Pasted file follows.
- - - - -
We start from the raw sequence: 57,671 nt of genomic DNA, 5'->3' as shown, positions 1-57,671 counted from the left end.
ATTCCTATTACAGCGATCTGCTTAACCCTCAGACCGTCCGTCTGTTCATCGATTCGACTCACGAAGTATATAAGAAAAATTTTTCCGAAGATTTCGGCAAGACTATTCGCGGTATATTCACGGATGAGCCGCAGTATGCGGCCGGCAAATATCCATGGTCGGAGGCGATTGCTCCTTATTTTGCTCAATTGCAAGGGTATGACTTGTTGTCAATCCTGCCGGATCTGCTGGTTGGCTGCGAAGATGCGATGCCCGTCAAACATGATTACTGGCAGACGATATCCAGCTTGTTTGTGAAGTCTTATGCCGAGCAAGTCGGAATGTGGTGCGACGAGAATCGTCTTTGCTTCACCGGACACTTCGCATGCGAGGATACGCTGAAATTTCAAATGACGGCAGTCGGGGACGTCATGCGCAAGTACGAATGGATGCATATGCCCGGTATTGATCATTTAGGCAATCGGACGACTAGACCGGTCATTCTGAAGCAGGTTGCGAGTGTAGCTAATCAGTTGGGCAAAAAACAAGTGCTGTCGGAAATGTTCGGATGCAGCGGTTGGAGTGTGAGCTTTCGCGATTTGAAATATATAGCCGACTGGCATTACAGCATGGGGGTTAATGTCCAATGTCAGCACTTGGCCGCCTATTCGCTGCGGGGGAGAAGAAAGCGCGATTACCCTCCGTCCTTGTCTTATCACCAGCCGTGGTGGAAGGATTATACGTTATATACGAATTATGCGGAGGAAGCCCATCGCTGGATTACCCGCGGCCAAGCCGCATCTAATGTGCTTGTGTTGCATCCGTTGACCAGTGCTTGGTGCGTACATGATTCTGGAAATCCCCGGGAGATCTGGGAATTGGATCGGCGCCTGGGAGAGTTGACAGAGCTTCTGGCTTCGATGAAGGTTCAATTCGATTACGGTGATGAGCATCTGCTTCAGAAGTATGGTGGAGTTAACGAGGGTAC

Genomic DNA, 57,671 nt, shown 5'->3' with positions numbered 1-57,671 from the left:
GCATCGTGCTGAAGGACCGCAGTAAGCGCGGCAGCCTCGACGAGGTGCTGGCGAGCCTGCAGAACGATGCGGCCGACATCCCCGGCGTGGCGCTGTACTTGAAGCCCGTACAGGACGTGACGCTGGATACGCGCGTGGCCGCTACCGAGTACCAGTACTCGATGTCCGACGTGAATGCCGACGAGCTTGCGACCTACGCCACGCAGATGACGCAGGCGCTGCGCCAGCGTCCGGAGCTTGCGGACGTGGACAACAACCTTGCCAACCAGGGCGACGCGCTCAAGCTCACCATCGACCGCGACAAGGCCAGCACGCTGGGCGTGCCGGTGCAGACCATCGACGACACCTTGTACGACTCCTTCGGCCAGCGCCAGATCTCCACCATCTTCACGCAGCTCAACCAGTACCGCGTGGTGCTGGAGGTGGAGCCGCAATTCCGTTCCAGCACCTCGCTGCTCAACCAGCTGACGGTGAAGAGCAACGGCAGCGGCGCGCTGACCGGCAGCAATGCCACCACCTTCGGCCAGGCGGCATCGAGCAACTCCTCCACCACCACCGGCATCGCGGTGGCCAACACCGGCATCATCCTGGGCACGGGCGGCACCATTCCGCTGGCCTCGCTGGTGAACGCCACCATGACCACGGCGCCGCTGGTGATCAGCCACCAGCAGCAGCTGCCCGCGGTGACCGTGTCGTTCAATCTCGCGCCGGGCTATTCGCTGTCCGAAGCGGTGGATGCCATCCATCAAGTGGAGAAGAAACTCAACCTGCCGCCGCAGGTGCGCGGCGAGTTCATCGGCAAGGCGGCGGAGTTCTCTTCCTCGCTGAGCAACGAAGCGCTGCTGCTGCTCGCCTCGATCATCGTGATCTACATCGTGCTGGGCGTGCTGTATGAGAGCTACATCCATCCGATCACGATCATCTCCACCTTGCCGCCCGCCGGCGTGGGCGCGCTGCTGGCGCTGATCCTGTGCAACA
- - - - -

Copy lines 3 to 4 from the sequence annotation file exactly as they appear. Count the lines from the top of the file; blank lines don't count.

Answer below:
Genomic DNA, 57,671 nt, shown 5'->3' with positions numbered 1-57,671 from the left:
GCATCGTGCTGAAGGACCGCAGTAAGCGCGGCAGCCTCGACGAGGTGCTGGCGAGCCTGCAGAACGATGCGGCCGACATCCCCGGCGTGGCGCTGTACTTGAAGCCCGTACAGGACGTGACGCTGGATACGCGCGTGGCCGCTACCGAGTACCAGTACTCGATGTCCGACGTGAATGCCGACGAGCTTGCGACCTACGCCACGCAGATGACGCAGGCGCTGCGCCAGCGTCCGGAGCTTGCGGACGTGGACAACAACCTTGCCAACCAGGGCGACGCGCTCAAGCTCACCATCGACCGCGACAAGGCCAGCACGCTGGGCGTGCCGGTGCAGACCATCGACGACACCTTGTACGACTCCTTCGGCCAGCGCCAGATCTCCACCATCTTCACGCAGCTCAACCAGTACCGCGTGGTGCTGGAGGTGGAGCCGCAATTCCGTTCCAGCACCTCGCTGCTCAACCAGCTGACGGTGAAGAGCAACGGCAGCGGCGCGCTGACCGGCAGCAATGCCACCACCTTCGGCCAGGCGGCATCGAGCAACTCCTCCACCACCACCGGCATCGCGGTGGCCAACACCGGCATCATCCTGGGCACGGGCGGCACCATTCCGCTGGCCTCGCTGGTGAACGCCACCATGACCACGGCGCCGCTGGTGATCAGCCACCAGCAGCAGCTGCCCGCGGTGACCGTGTCGTTCAATCTCGCGCCGGGCTATTCGCTGTCCGAAGCGGTGGATGCCATCCATCAAGTGGAGAAGAAACTCAACCTGCCGCCGCAGGTGCGCGGCGAGTTCATCGGCAAGGCGGCGGAGTTCTCTTCCTCGCTGAGCAACGAAGCGCTGCTGCTGCTCGCCTCGATCATCGTGATCTACATCGTGCTGGGCGTGCTGTATGAGAGCTACATCCATCCGATCACGATCATCTCCACCTTGCCGCCCGCCGGCGTGGGCGCGCTGCTGGCGCTGATCCTGTGCAACA